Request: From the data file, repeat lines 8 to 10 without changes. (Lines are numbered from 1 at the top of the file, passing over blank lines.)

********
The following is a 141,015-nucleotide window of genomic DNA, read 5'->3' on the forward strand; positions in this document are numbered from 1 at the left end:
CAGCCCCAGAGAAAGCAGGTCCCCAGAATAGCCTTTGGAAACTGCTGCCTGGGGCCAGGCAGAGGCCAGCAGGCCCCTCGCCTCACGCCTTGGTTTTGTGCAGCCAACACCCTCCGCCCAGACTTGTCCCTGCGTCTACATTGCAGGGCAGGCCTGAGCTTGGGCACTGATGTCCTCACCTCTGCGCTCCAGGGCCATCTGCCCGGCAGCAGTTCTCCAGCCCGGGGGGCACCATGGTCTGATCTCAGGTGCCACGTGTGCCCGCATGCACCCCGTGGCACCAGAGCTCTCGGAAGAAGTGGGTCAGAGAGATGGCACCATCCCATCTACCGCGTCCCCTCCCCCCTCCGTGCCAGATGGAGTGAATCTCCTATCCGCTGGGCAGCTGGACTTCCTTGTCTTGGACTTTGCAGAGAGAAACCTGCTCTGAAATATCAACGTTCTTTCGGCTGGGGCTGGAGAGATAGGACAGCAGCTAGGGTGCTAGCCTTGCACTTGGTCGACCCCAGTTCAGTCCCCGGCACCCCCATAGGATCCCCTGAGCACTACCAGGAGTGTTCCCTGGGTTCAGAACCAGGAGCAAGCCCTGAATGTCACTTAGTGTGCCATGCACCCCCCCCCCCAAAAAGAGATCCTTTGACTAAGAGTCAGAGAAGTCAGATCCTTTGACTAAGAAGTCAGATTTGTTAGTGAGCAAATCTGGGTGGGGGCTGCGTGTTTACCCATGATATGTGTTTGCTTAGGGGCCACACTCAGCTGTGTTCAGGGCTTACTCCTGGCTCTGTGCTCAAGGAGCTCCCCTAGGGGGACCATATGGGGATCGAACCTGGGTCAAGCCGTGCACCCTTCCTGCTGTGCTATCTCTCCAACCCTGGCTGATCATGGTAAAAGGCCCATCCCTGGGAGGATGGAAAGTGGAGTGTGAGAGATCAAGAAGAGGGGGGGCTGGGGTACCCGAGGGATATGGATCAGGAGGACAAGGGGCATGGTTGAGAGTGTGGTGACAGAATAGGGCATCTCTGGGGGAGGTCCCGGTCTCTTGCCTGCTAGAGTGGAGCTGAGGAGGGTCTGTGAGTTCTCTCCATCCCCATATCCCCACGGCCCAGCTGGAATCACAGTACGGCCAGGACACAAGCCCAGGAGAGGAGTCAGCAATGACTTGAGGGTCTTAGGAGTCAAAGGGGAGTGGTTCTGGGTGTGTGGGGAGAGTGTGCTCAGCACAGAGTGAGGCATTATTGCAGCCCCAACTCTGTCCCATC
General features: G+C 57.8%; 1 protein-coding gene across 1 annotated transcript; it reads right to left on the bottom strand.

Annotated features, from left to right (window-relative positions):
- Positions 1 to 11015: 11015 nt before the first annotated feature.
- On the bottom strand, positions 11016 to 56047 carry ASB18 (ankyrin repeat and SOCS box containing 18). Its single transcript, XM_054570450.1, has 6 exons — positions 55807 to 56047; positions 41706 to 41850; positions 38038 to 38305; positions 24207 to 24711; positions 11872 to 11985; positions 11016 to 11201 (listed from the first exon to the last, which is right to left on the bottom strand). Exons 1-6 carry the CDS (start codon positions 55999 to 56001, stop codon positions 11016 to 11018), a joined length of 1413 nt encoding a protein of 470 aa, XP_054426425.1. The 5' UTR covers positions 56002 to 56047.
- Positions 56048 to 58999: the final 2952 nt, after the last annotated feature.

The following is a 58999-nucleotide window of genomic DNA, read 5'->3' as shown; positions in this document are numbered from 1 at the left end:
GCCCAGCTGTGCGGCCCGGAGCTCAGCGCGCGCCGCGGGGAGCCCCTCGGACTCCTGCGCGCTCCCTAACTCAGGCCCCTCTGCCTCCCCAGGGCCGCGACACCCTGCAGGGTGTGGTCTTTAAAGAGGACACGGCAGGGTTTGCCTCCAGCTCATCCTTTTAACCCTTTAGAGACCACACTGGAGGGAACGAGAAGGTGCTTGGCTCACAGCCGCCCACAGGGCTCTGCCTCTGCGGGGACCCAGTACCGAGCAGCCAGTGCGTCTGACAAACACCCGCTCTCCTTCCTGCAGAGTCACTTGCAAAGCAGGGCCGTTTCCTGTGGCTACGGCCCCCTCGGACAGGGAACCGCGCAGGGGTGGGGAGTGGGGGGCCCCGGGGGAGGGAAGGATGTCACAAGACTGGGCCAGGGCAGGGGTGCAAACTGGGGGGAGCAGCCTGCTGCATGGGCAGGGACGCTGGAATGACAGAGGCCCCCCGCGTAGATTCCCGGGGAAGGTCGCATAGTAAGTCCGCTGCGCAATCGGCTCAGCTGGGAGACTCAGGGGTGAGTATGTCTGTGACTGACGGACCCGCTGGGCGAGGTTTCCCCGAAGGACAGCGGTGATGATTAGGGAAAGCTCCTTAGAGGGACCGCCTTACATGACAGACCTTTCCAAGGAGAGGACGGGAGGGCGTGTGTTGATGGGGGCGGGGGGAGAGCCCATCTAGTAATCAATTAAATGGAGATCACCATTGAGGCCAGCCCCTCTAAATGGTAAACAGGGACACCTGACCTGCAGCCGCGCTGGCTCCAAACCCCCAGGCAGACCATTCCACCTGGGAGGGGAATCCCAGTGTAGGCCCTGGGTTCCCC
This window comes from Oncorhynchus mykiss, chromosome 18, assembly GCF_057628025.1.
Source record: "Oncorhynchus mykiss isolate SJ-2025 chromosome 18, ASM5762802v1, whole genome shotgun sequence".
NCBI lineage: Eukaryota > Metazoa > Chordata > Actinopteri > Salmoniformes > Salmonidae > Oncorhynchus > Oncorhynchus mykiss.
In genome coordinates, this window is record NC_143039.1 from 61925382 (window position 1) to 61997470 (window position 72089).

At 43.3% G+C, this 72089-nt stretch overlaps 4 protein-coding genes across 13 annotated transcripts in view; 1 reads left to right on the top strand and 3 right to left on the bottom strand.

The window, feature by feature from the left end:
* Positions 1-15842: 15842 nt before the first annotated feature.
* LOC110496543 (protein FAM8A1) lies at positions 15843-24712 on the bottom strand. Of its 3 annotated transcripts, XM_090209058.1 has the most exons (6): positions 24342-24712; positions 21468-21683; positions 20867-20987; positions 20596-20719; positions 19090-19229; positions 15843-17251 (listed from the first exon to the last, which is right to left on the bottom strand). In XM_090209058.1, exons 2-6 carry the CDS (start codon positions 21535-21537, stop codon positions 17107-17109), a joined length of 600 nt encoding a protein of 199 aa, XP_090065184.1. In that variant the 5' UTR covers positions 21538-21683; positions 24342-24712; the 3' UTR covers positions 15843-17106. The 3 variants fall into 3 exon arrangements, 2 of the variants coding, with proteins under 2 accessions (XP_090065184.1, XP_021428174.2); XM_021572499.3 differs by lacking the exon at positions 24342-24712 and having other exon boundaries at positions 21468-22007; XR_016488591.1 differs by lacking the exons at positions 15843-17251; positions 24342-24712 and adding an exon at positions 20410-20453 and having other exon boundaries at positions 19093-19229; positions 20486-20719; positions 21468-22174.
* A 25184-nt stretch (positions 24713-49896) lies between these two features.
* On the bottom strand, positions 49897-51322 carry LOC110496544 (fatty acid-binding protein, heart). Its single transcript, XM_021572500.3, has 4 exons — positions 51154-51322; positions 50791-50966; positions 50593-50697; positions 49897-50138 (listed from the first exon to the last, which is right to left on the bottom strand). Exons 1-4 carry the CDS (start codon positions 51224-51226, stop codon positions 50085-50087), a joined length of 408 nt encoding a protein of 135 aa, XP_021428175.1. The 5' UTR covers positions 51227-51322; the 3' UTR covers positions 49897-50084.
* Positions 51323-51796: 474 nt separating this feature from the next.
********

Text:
The following is a 58999-nucleotide window of genomic DNA, read 5'->3' as shown; positions in this document are numbered from 1 at the left end:
GCCCAGCTGTGCGGCCCGGAGCTCAGCGCGCGCCGCGGGGAGCCCCTCGGACTCCTGCGCGCTCCCTAACTCAGGCCCCTCTGCCTCCCCAGGGCCGCGACACCCTGCAGGGTGTGGTCTTTAAAGAGGACACGGCAGGGTTTGCCTCCAGCTCATCCTTTTAACCCTTTAGAGACCACACTGGAGGGAACGAGAAGGTGCTTGGCTCACAGCCGCCCACAGGGCTCTGCCTCTGCGGGGACCCAGTACCGAGCAGCCAGTGCGTCTGACAAACACCCGCTCTCCTTCCTGCAGAGTCACTTGCAAAGCAGGGCCGTTTCCTGTGGCTACGGCCCCCTCGGACAGGGAACCGCGCAGGGGTGGGGAGTGGGGGGCCCCGGGGGAGGGAAGGATGTCACAAGACTGGGCCAGGGCAGGGGTGCAAACTGGGGGGAGCAGCCTGCTGCATGGGCAGGGACGCTGGAATGACAGAGGCCCCCCGCGTAGATTCCCGGGGAAGGTCGCATAGTAAGTCCGCTGCGCAATCGGCTCAGCTGGGAGACTCAGGGGTGAGTATGTCTGTGACTGACGGACCCGCTGGGCGAGGTTTCCCCGAAGGACAGCGGTGATGATTAGGGAAAGCTCCTTAGAGGGACCGCCTTACATGACAGACCTTTCCAAGGAGAGGACGGGAGGGCGTGTGTTGATGGGGGCGGGGGGAGAGCCCATCTAGTAATCAATTAAATGGAGATCACCATTGAGGCCAGCCCCTCTAAATGGTAAACAGGGACACCTGACCTGCAGCCGCGCTGGCTCCAAACCCCCAGGCAGACCATTCCACCTGGGAGGGGAATCCCAGTGTAGGCCCTGGGTTCCCC
This window comes from Oncorhynchus mykiss, chromosome 18, assembly GCF_057628025.1.